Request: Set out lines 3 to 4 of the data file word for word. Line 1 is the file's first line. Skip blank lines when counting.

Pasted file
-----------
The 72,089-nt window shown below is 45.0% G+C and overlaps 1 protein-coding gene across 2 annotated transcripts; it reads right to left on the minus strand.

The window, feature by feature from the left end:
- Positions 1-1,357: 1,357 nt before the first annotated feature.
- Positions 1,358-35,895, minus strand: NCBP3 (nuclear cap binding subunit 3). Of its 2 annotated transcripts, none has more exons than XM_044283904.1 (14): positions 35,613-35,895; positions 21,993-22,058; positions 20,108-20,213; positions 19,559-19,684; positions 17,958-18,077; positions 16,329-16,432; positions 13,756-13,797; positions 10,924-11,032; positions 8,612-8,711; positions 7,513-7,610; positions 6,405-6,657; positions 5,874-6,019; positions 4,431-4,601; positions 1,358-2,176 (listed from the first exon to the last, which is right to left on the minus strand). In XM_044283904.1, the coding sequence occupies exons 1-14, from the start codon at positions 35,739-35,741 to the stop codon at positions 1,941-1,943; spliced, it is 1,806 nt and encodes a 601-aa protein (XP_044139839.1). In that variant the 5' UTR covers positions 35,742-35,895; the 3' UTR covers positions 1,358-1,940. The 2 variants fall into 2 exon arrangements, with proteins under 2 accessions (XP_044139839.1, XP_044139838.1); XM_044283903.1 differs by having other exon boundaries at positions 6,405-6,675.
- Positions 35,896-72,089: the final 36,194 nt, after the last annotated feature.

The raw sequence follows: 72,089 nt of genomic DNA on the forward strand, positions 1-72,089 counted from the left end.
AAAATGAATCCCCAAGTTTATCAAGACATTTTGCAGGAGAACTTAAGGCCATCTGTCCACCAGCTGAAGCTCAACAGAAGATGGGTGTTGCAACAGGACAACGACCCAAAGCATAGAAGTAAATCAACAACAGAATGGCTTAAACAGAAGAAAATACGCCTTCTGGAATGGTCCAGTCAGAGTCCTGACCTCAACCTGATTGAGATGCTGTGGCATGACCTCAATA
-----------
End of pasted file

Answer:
- Positions 1-1,357: 1,357 nt before the first annotated feature.
- Positions 1,358-35,895, minus strand: NCBP3 (nuclear cap binding subunit 3). Of its 2 annotated transcripts, none has more exons than XM_044283904.1 (14): positions 35,613-35,895; positions 21,993-22,058; positions 20,108-20,213; positions 19,559-19,684; positions 17,958-18,077; positions 16,329-16,432; positions 13,756-13,797; positions 10,924-11,032; positions 8,612-8,711; positions 7,513-7,610; positions 6,405-6,657; positions 5,874-6,019; positions 4,431-4,601; positions 1,358-2,176 (listed from the first exon to the last, which is right to left on the minus strand). In XM_044283904.1, the coding sequence occupies exons 1-14, from the start codon at positions 35,739-35,741 to the stop codon at positions 1,941-1,943; spliced, it is 1,806 nt and encodes a 601-aa protein (XP_044139839.1). In that variant the 5' UTR covers positions 35,742-35,895; the 3' UTR covers positions 1,358-1,940. The 2 variants fall into 2 exon arrangements, with proteins under 2 accessions (XP_044139839.1, XP_044139838.1); XM_044283903.1 differs by having other exon boundaries at positions 6,405-6,675.